SACRAMENTO -- Gov. Jerry Brown will release his revised spending plan Tuesday morning, kicking off weeks of intense budget negotiations free of the deep deficits of years past but full of stark policy disagreements between the governor and his fellow Democrats in the Legislature.
The governor's budget proposal, which is scheduled to be released at 10 a.m., will map out wide-ranging changes to schools, universities and healthcare. With billions of dollars in the balance, each topic has already proved controversial.
Lawmakers are required to approve a budget by June 15. Brown will have until the end of June to sign the budget so it can take effect July 1.
California's finances have been bolstered by a surge in tax revenue, and state coffers hold $4.5 billion more than administration officials had projected, according to the latest figures from the nonpartisan Legislative Analyst's Office.
The state's complex rules for education funding are expected to funnel almost all the extra money into schools and community colleges.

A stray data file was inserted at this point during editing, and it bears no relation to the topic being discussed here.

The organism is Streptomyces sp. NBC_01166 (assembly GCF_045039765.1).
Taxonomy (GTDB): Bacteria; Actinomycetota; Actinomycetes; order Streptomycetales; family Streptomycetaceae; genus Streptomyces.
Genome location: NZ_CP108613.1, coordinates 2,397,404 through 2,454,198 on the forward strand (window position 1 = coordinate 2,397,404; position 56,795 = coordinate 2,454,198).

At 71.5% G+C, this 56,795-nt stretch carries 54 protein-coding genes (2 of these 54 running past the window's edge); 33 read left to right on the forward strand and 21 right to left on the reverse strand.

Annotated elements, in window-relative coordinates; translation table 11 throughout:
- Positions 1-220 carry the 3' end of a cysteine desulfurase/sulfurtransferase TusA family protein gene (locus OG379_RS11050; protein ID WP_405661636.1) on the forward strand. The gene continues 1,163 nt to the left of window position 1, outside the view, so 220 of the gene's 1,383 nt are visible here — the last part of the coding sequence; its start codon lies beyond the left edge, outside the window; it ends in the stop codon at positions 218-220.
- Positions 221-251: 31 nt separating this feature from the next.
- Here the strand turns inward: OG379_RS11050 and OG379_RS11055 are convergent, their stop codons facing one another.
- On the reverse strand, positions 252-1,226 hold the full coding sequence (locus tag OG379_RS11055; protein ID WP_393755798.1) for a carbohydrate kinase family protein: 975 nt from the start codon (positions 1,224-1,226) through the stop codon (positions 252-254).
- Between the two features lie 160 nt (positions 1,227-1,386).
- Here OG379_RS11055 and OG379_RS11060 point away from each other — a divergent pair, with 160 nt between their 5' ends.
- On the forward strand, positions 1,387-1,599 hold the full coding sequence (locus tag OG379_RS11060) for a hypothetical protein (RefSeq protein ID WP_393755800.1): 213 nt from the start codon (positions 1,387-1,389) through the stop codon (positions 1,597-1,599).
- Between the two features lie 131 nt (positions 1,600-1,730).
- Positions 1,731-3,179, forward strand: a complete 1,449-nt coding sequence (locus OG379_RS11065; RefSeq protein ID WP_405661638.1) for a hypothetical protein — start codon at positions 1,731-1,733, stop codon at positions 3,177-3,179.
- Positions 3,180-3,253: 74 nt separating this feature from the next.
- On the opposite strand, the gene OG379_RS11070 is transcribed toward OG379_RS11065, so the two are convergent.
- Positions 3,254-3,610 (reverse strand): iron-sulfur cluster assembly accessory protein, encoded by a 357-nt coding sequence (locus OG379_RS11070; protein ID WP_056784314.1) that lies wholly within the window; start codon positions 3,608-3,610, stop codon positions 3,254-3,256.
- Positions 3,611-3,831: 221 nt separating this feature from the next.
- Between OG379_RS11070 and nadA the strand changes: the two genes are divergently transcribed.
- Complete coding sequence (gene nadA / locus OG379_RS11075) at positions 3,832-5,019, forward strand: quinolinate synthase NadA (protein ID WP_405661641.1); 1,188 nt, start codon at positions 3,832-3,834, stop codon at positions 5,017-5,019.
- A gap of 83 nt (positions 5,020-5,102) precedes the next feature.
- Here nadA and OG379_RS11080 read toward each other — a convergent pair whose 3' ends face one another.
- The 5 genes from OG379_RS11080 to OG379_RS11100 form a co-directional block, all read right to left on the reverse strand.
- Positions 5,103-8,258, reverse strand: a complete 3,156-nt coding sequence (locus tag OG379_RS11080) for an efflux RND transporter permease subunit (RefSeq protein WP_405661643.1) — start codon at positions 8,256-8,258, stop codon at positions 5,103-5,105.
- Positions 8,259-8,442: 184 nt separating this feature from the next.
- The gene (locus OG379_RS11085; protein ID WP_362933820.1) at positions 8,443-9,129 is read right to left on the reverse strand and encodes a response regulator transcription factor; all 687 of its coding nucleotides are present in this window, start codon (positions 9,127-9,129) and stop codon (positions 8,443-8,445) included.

“It’s how the formula was intended to work," said Dennis Meyers of the California School Boards Assn. "This is money that’s owed to schools.”
The biggest battles in the budget will involve Brown facing off with fellow Democrats, who control at least two-thirds of the seats in both the Senate and the Assembly, giving them a veto-proof supermajority.
Brown wants to change how schools are funded by sending more money to districts with poor children or students learning English. Senate Democrats have floated a competing proposal to spread funding more widely across the state.
The governor is also at odds with Democrats over how much the state should spend on providing healthcare to poor Californians and how many new patients should be added to the state's insurance rolls. Brown has said he'll be cautious about overextending the state's resources, warning that "we don't want to bite off any more than we have to chew."
Brown is also tangling with California's public university systems. The governor has pushed a proposal to tie increases in state funding to specific benchmarks like improving graduation rates.
The plan has been criticized by university officials as overly simplistic and inadequate, and lawmakers have expressed skepticism in hearings at the Capitol.
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